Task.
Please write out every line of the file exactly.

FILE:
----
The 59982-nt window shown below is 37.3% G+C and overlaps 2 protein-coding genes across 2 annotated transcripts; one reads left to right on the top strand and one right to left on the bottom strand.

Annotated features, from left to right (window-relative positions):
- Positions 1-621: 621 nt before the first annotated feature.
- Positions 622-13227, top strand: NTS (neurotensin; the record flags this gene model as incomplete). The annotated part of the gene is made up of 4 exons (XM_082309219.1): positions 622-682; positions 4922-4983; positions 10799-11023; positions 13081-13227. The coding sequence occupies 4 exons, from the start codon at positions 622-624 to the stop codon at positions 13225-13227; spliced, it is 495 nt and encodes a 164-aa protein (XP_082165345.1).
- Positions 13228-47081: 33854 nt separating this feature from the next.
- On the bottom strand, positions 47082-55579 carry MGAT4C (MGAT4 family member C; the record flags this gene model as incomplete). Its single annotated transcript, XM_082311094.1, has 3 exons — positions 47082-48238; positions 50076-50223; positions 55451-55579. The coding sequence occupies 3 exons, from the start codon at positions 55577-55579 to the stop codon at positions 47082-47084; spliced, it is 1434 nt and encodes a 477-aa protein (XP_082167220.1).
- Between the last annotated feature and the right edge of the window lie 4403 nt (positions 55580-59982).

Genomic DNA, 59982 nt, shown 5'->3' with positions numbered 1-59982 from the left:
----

The 59982-nt window shown below is 37.3% G+C and overlaps 2 protein-coding genes across 2 annotated transcripts; one reads left to right on the top strand and one right to left on the bottom strand.

Annotated features, from left to right (window-relative positions):
- Positions 1-621: 621 nt before the first annotated feature.
- Positions 622-13227, top strand: NTS (neurotensin; the record flags this gene model as incomplete). The annotated part of the gene is made up of 4 exons (XM_082309219.1): positions 622-682; positions 4922-4983; positions 10799-11023; positions 13081-13227. The coding sequence occupies 4 exons, from the start codon at positions 622-624 to the stop codon at positions 13225-13227; spliced, it is 495 nt and encodes a 164-aa protein (XP_082165345.1).
- Positions 13228-47081: 33854 nt separating this feature from the next.
- On the bottom strand, positions 47082-55579 carry MGAT4C (MGAT4 family member C; the record flags this gene model as incomplete). Its single annotated transcript, XM_082311094.1, has 3 exons — positions 47082-48238; positions 50076-50223; positions 55451-55579. The coding sequence occupies 3 exons, from the start codon at positions 55577-55579 to the stop codon at positions 47082-47084; spliced, it is 1434 nt and encodes a 477-aa protein (XP_082167220.1).
- Between the last annotated feature and the right edge of the window lie 4403 nt (positions 55580-59982).

Genomic DNA, 59982 nt, shown 5'->3' with positions numbered 1-59982 from the left: